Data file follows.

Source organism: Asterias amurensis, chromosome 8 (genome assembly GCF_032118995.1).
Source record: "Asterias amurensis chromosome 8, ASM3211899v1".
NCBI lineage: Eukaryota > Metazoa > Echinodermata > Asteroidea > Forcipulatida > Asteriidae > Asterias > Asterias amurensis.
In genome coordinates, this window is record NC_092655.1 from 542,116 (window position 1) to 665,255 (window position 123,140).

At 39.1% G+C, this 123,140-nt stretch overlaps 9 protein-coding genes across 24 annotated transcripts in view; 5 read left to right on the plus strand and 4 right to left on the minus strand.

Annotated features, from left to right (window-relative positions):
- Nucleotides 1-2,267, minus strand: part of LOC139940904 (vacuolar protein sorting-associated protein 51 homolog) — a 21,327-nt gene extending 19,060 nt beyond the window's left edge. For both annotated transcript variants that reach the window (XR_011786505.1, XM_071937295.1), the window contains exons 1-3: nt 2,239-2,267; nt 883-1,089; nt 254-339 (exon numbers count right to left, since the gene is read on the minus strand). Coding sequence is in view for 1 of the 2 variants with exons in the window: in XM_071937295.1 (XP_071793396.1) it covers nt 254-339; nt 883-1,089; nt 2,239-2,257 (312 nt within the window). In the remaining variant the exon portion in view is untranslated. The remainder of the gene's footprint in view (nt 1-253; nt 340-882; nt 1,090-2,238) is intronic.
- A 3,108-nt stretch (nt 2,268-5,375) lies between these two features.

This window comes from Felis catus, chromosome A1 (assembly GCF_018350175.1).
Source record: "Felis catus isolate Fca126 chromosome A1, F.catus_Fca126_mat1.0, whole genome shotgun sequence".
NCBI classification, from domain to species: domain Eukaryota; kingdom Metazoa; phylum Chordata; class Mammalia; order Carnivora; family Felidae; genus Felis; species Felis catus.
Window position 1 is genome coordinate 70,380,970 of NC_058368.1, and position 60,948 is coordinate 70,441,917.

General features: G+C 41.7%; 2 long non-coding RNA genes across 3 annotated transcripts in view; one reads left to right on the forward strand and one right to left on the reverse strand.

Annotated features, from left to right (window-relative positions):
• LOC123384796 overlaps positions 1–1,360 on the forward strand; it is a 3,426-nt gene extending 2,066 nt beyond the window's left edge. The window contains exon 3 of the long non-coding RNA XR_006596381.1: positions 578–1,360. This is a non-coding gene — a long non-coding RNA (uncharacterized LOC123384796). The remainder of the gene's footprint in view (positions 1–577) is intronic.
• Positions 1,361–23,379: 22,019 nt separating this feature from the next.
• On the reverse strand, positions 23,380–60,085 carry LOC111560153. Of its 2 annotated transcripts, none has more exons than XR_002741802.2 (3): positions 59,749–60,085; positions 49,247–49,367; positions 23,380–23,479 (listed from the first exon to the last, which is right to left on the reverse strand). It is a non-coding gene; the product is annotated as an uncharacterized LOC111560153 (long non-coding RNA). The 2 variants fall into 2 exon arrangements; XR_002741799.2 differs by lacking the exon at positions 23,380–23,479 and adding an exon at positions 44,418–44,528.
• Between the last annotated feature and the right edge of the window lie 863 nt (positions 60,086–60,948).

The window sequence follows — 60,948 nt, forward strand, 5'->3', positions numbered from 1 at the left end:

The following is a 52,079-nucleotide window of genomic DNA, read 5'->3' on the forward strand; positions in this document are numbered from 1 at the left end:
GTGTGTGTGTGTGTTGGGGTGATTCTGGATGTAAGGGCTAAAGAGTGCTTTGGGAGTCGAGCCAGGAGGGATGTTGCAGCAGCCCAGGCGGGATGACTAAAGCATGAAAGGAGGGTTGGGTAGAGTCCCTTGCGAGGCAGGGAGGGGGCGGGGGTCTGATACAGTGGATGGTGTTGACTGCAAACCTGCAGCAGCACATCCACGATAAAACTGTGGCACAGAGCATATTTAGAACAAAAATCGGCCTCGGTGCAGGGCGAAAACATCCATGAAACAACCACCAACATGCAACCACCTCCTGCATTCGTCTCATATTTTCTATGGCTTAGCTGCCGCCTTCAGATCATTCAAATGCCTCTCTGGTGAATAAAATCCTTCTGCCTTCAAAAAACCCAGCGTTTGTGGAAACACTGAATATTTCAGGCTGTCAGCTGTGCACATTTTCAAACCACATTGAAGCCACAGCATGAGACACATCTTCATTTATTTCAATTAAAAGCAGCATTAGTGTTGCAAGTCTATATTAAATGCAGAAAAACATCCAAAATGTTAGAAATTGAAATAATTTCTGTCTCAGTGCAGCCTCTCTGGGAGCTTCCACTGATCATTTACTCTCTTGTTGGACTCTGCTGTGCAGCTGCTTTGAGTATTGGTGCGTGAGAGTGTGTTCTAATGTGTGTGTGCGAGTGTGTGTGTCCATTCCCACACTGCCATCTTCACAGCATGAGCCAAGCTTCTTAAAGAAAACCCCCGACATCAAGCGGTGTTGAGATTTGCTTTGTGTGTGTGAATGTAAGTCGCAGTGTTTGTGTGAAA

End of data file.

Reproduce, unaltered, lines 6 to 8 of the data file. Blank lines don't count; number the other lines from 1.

Annotated features, from left to right (window-relative positions):
- Nucleotides 1-2,267, minus strand: part of LOC139940904 (vacuolar protein sorting-associated protein 51 homolog) — a 21,327-nt gene extending 19,060 nt beyond the window's left edge. For both annotated transcript variants that reach the window (XR_011786505.1, XM_071937295.1), the window contains exons 1-3: nt 2,239-2,267; nt 883-1,089; nt 254-339 (exon numbers count right to left, since the gene is read on the minus strand). Coding sequence is in view for 1 of the 2 variants with exons in the window: in XM_071937295.1 (XP_071793396.1) it covers nt 254-339; nt 883-1,089; nt 2,239-2,257 (312 nt within the window). In the remaining variant the exon portion in view is untranslated. The remainder of the gene's footprint in view (nt 1-253; nt 340-882; nt 1,090-2,238) is intronic.
- A 3,108-nt stretch (nt 2,268-5,375) lies between these two features.